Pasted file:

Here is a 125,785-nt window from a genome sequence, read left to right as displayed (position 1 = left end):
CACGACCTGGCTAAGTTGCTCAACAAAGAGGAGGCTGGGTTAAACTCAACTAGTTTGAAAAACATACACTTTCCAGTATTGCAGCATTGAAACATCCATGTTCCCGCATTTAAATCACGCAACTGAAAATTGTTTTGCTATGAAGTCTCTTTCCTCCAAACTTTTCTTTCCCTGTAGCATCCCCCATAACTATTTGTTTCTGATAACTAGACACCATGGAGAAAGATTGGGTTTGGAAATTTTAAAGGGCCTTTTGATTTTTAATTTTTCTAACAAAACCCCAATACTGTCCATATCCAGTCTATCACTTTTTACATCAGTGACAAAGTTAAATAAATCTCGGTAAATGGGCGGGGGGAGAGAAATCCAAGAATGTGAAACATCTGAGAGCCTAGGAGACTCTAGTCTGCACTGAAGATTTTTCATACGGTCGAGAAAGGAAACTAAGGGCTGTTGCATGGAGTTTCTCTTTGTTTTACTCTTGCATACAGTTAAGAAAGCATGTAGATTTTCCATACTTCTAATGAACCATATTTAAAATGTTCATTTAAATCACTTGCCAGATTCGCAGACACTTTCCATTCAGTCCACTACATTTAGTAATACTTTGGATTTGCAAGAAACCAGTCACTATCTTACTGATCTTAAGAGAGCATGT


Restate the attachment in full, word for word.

Here is a 125,785-nt window from a genome sequence, read left to right as displayed (position 1 = left end):
CACGACCTGGCTAAGTTGCTCAACAAAGAGGAGGCTGGGTTAAACTCAACTAGTTTGAAAAACATACACTTTCCAGTATTGCAGCATTGAAACATCCATGTTCCCGCATTTAAATCACGCAACTGAAAATTGTTTTGCTATGAAGTCTCTTTCCTCCAAACTTTTCTTTCCCTGTAGCATCCCCCATAACTATTTGTTTCTGATAACTAGACACCATGGAGAAAGATTGGGTTTGGAAATTTTAAAGGGCCTTTTGATTTTTAATTTTTCTAACAAAACCCCAATACTGTCCATATCCAGTCTATCACTTTTTACATCAGTGACAAAGTTAAATAAATCTCGGTAAATGGGCGGGGGGAGAGAAATCCAAGAATGTGAAACATCTGAGAGCCTAGGAGACTCTAGTCTGCACTGAAGATTTTTCATACGGTCGAGAAAGGAAACTAAGGGCTGTTGCATGGAGTTTCTCTTTGTTTTACTCTTGCATACAGTTAAGAAAGCATGTAGATTTTCCATACTTCTAATGAACCATATTTAAAATGTTCATTTAAATCACTTGCCAGATTCGCAGACACTTTCCATTCAGTCCACTACATTTAGTAATACTTTGGATTTGCAAGAAACCAGTCACTATCTTACTGATCTTAAGAGAGCATGT